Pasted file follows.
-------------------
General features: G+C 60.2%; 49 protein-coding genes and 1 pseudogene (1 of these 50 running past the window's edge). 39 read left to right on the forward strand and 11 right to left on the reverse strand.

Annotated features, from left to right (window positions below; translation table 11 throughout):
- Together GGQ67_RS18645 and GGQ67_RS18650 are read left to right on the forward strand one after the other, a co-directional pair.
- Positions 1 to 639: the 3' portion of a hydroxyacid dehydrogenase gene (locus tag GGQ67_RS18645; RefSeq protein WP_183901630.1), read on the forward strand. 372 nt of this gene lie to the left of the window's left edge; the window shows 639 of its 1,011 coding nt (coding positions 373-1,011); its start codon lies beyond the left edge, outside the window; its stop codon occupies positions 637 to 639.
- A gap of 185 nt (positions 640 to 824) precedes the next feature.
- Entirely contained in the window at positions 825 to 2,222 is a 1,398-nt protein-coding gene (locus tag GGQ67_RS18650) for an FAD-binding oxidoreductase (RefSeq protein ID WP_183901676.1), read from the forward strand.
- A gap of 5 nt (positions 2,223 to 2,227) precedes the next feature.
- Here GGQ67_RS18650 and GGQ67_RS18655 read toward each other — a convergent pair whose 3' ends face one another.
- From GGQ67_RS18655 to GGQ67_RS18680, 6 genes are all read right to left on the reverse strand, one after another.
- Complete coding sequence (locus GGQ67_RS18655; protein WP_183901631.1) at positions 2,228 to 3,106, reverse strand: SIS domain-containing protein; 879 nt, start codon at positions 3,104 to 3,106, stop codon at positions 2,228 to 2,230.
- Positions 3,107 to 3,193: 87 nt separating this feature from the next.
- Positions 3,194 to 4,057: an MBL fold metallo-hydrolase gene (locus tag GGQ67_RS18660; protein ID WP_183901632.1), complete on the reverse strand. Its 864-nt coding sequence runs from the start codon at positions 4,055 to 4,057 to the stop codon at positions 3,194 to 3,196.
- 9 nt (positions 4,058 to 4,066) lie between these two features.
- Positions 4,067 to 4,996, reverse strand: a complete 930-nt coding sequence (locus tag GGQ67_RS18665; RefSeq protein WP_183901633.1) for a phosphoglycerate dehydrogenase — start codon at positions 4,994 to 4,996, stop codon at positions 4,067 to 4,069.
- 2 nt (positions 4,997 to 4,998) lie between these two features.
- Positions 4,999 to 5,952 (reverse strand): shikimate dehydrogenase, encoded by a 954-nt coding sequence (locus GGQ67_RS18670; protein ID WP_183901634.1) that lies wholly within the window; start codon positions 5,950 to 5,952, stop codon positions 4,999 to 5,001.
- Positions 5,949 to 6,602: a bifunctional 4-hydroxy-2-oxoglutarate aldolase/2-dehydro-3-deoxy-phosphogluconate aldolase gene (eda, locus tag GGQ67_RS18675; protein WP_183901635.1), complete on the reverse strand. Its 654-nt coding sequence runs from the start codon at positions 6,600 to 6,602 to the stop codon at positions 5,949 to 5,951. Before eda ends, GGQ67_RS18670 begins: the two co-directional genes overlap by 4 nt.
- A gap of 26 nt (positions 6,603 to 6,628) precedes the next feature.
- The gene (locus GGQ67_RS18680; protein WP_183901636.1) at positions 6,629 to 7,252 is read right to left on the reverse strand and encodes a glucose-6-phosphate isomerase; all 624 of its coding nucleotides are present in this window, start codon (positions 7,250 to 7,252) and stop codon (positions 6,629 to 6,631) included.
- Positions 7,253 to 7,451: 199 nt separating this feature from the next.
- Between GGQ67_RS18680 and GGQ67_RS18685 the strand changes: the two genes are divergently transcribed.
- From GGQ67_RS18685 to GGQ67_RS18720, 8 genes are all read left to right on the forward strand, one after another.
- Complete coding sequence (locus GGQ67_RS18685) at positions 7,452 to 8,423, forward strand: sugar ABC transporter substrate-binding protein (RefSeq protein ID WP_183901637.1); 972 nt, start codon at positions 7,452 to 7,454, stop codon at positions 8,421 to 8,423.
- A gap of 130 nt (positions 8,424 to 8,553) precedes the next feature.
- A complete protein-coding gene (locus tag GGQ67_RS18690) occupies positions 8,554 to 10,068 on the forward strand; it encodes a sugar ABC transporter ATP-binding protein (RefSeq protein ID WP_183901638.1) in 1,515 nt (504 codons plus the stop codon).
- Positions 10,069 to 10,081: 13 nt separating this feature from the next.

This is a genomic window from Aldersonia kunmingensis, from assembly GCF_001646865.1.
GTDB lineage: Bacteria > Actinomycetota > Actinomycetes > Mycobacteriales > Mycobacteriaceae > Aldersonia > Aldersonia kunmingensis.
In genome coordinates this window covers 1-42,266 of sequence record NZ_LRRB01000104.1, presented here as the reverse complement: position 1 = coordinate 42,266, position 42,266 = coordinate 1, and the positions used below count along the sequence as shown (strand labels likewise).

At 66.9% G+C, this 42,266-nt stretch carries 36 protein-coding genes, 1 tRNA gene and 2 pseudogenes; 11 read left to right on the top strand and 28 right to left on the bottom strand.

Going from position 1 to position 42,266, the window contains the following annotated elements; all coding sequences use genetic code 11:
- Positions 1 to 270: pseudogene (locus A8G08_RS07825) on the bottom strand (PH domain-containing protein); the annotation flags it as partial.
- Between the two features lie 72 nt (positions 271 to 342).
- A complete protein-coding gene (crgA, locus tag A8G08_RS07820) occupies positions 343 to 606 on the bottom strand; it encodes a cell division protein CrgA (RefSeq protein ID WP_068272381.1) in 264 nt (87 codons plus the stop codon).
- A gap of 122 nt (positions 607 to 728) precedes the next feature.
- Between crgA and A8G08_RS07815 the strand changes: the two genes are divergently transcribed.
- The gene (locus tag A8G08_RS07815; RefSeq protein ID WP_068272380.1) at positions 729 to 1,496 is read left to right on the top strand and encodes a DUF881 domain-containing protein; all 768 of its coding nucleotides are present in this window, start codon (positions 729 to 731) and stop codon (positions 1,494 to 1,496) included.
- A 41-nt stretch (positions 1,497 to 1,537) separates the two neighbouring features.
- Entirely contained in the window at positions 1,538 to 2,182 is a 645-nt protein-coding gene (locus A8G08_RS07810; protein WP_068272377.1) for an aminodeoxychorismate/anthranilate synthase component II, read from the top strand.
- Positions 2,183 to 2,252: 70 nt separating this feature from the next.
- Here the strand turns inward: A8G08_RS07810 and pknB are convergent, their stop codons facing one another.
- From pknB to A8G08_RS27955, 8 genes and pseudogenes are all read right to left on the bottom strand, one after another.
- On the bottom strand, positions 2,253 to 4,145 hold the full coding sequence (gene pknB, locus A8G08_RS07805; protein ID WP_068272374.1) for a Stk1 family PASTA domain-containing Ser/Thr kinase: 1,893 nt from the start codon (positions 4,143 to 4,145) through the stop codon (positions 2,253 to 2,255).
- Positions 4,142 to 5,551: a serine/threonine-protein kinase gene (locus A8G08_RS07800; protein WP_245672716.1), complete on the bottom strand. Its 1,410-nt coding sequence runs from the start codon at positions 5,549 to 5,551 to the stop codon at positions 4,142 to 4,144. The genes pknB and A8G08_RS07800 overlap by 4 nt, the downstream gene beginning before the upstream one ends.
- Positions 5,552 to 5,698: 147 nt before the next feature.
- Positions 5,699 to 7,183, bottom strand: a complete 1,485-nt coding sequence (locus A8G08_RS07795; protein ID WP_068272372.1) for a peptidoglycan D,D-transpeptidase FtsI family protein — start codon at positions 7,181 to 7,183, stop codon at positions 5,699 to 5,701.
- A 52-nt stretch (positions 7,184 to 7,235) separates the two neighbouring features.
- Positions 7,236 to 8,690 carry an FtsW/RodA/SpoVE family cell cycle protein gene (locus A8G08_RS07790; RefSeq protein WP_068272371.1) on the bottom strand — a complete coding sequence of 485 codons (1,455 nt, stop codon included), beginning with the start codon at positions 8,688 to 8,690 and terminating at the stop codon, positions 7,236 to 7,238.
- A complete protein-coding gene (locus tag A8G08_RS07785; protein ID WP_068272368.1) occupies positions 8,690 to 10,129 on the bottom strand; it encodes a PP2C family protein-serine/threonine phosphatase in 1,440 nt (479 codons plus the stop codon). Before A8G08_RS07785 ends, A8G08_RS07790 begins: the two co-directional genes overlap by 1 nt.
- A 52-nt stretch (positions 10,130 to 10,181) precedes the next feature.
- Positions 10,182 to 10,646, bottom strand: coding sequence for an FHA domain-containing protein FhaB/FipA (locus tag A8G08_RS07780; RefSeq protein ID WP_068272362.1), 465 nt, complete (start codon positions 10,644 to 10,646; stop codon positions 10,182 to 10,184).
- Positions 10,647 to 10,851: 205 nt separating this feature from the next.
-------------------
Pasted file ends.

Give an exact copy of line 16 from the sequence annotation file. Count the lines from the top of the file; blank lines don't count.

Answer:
- Positions 4,999 to 5,952 (reverse strand): shikimate dehydrogenase, encoded by a 954-nt coding sequence (locus GGQ67_RS18670; protein ID WP_183901634.1) that lies wholly within the window; start codon positions 5,950 to 5,952, stop codon positions 4,999 to 5,001.